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Jurisprudence Criminal Law

Praeter Intentionem

When the Resulting Harm is Greater than Means Employed by the Offender

“Praeter intentionem” is defined as having an injurious result that is greater than that intended. The Revised Penal Code describes it as no intention to commit so grave a wrong.

In People vs. Ural, praeter intentionem is a mitigating circumstance “that the offender had no intention to commit so grave a wrong as that committed” (Par. 3, Art. 13, Revised Penal Code). It is manifested from the proven facts that appellant Ural had no intent to kill Napola.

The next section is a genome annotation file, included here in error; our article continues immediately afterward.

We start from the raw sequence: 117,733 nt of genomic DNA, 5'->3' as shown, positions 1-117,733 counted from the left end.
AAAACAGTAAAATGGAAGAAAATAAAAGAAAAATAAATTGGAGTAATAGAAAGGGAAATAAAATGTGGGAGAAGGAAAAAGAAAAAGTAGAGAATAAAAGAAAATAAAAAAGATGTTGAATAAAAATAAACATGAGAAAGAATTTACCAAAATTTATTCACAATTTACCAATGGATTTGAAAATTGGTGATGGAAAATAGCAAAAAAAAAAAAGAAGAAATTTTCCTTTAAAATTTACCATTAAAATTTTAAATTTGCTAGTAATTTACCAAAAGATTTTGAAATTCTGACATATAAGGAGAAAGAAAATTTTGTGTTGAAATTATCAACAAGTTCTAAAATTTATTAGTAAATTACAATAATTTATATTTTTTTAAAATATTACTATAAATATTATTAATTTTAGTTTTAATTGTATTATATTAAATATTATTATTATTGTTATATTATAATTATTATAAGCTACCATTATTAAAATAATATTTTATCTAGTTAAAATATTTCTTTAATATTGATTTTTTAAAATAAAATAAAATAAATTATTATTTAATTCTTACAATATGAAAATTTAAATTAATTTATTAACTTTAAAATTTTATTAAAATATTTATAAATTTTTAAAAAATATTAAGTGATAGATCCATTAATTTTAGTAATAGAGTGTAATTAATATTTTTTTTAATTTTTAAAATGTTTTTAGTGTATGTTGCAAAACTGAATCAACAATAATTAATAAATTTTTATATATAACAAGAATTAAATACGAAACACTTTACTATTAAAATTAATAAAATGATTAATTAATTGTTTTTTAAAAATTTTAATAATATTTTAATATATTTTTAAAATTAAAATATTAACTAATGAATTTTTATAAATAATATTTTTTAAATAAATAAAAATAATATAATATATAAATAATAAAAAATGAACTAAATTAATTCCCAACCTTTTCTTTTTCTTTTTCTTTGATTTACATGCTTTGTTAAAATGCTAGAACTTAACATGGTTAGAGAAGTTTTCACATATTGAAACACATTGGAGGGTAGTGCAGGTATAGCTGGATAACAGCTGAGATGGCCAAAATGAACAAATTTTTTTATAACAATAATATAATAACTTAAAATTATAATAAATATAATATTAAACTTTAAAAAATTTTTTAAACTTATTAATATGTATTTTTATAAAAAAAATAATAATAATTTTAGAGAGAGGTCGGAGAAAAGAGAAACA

His design being only to maltreat him, may be because in his drunken condition he was making a nuisance of himself inside the detention cell. Such that when he realized the fearful consequences of his felonious act, he allowed the victim to secure medical treatment at the municipal dispensary

People vs. Ural, G.R. No. L-30801 March 27, 1974

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